a background model derived from the plurality of image frames, wherein for each image frame, background pixels within an observable portion of the background are identified, and wherein an identified background pixel is included in the background model only after being observable within the background for at least three consecutive image frames;
a processor which classifies each one pixel of the current image frame as being a background pixel or a foreground pixel based on a current state of the background model, the current image frame, and at least one of a prior image frame or a subsequent image frame, the processor identifying a background mask for the current image frame; and
a foreground mask for the current image frame formed as being pixels not in the background mask for said current image frame, wherein the object being tracked is identified as corresponding to the pixels within the foreground mask of the current image frame.
9. The apparatus of claim 8, further comprising a filter which filters the background mask of the current image frame to decide whether to change a pixel classification from being a background pixel in the background mask to being a foreground pixel in the foreground mask of the current image frame.
10. The apparatus of claim 8, further comprising a filter which filters the foreground mask of the current image frame to decide whether to change a pixel classification from being a foreground pixel in the foreground mask to being a background pixel in the background mask of the current image frame.
11. The apparatus of claim 8, in which the processor predicts a background value for said each one pixel based upon a predicted background value of said each one pixel from the prior image frame, a pixel value of said each one pixel from the current image frame, and a mixing factor.
12. The apparatus of claim 11, in which the processor classifies said each one pixel of the current image frame based in part on the predicted background value for said each one pixel.
13. The apparatus of claim 8, in which the classifying by the processor comprises identifying an event from the group of events comprising: prospectively include said one pixel in the background mask for the current image frame; motion is detected in the immediate past for said one pixel; motion is detected in the immediate future for said one pixel; prospectively include said one pixel in the foreground pixel for the current image frame; and said one pixel is not to be updated in the background model.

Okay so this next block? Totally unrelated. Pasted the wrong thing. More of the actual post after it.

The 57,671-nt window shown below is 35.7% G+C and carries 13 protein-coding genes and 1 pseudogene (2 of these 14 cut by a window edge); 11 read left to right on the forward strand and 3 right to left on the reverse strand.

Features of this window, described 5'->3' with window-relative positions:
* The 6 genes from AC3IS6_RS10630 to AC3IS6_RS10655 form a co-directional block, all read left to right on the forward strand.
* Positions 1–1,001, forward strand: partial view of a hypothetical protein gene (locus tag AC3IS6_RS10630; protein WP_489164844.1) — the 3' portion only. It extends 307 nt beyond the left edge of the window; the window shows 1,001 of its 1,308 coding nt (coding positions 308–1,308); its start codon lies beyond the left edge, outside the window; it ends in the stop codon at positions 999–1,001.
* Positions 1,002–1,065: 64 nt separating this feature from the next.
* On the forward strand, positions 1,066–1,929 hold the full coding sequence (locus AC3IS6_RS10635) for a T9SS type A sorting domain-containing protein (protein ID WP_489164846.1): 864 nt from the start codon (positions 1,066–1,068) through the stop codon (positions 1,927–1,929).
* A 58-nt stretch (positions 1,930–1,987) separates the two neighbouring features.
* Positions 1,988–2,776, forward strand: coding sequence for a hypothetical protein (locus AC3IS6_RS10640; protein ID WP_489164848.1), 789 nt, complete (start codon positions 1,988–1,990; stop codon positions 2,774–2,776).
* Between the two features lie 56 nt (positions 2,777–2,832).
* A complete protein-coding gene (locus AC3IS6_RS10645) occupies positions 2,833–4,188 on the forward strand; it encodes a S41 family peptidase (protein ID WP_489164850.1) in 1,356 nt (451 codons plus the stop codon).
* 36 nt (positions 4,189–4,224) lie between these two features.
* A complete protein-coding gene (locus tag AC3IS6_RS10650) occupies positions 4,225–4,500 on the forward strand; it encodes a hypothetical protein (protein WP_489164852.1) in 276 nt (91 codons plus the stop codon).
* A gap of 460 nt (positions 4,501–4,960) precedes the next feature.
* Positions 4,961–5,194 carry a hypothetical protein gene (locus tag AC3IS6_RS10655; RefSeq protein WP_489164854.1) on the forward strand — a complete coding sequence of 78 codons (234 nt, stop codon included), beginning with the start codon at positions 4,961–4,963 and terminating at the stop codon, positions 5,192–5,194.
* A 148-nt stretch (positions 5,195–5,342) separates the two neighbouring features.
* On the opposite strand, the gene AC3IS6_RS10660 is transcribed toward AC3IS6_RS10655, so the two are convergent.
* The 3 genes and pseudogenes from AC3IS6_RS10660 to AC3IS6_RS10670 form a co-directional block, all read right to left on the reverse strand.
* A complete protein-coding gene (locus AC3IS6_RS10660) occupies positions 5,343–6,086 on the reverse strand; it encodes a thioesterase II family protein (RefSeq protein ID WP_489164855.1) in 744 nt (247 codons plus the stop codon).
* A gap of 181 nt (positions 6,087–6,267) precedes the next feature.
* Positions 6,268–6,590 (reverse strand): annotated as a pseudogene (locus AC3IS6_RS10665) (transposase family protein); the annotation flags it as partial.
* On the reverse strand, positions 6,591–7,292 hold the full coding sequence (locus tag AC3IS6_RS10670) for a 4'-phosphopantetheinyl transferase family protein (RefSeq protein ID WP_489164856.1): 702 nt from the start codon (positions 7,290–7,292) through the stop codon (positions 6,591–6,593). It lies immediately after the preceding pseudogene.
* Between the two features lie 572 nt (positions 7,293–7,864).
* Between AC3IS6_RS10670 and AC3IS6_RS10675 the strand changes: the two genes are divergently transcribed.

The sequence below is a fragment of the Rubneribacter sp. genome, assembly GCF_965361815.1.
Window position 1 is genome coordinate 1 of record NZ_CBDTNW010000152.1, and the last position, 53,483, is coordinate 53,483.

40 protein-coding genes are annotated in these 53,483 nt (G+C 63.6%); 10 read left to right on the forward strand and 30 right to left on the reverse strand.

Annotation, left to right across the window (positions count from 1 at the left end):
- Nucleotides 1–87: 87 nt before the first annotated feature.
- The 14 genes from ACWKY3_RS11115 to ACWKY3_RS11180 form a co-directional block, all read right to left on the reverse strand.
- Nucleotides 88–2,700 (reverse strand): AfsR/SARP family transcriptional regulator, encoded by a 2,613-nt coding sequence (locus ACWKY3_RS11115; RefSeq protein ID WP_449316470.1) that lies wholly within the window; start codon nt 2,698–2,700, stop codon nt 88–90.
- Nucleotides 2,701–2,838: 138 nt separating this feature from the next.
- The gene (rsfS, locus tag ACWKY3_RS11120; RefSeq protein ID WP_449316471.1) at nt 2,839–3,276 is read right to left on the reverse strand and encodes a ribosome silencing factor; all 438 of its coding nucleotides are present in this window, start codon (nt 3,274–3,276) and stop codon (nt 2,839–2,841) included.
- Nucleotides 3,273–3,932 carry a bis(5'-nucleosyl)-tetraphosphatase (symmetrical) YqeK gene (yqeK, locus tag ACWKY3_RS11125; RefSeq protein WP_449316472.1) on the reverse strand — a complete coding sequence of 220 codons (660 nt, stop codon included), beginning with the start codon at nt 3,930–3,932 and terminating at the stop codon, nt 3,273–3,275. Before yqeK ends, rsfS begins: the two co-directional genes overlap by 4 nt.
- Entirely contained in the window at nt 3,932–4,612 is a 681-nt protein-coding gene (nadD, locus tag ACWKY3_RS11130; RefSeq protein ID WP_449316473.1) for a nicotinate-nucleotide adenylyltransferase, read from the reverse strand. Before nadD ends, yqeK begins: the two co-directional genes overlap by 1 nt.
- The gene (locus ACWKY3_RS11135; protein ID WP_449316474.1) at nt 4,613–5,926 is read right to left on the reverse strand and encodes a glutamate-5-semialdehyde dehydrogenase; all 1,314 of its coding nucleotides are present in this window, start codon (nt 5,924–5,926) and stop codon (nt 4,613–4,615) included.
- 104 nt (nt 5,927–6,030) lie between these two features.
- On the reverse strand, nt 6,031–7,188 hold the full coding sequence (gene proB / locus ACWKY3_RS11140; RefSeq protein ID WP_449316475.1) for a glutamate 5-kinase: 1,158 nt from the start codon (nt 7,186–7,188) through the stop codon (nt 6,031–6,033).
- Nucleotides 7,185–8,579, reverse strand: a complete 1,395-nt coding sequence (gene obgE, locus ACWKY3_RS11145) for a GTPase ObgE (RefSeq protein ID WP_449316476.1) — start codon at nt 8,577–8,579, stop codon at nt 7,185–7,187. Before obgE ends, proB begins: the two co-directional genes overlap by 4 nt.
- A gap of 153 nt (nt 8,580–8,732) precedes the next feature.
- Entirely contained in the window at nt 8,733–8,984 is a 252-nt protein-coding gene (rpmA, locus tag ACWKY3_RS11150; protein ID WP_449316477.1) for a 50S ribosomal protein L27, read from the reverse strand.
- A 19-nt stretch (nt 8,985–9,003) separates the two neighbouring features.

14. The apparatus of claim 8, in which the classifying by the processor comprises identifying an event from the group of events comprising: prospectively include said one pixel in the background mask for the current image frame; a first degree of motion is detected in the immediate past for said one pixel; the first degree of motion is detected in the immediate future for said one pixel; a second degree of motion is detected in the immediate past for said one pixel; the second degree of motion is detected in the immediate future for said one pixel; prospectively include said one pixel in the foreground pixel for the current image frame; and said one pixel is not to be updated in the background model.
15. A method for tracking an object among a plurality of image frames, the method comprising the steps of:
defining a background mask for each one frame among a plurality of image frames, including a current image frame, the background mask of a given image frame comprising background pixels, the background pixels of the given image frame being observable for the given image frame;
maintaining a background model of background pixels which have been observable in at least three consecutive image frames by predicting, for each one pixel of a current image frame, a background value for said one pixel based upon a predicted background value of said one pixel from the prior image frame, a pixel value of said one pixel from the current image frame, and a mixing factor for weighting the background value of said one pixel from the prior image frame;
classifying each one pixel of the current image frame as being a background pixel or a foreground pixel based on the background model, the current image frame, and at least one of a prior image frame and a subsequent image frame;
defining a foreground mask for the current image frame as being pixels not in the background mask for said current image frame; and
identifying the object as being the pixels within the foreground mask for the current image frame.
16. The method of claim 15, in which the step of classifying said each one pixel of the current image frame is based in part on the predicted background value for said each one pixel.
17. The method of claim 15, further comprising the step of performing a mask filtering operation on the background mask of the current image frame to decide whether to change a pixel classification from being a background pixel in the background mask to being a foreground pixel in the foreground mask of the current image frame.
18. The method of claim 15, further comprising the step of performing a mask filtering operation on the foreground mask of the current image frame to decide whether to change a pixel classification from being a foreground pixel in the foreground mask to being a background pixel in the background mask of the current image frame.
19. A method for tracking an object among a plurality of image frames, the method comprising the steps of: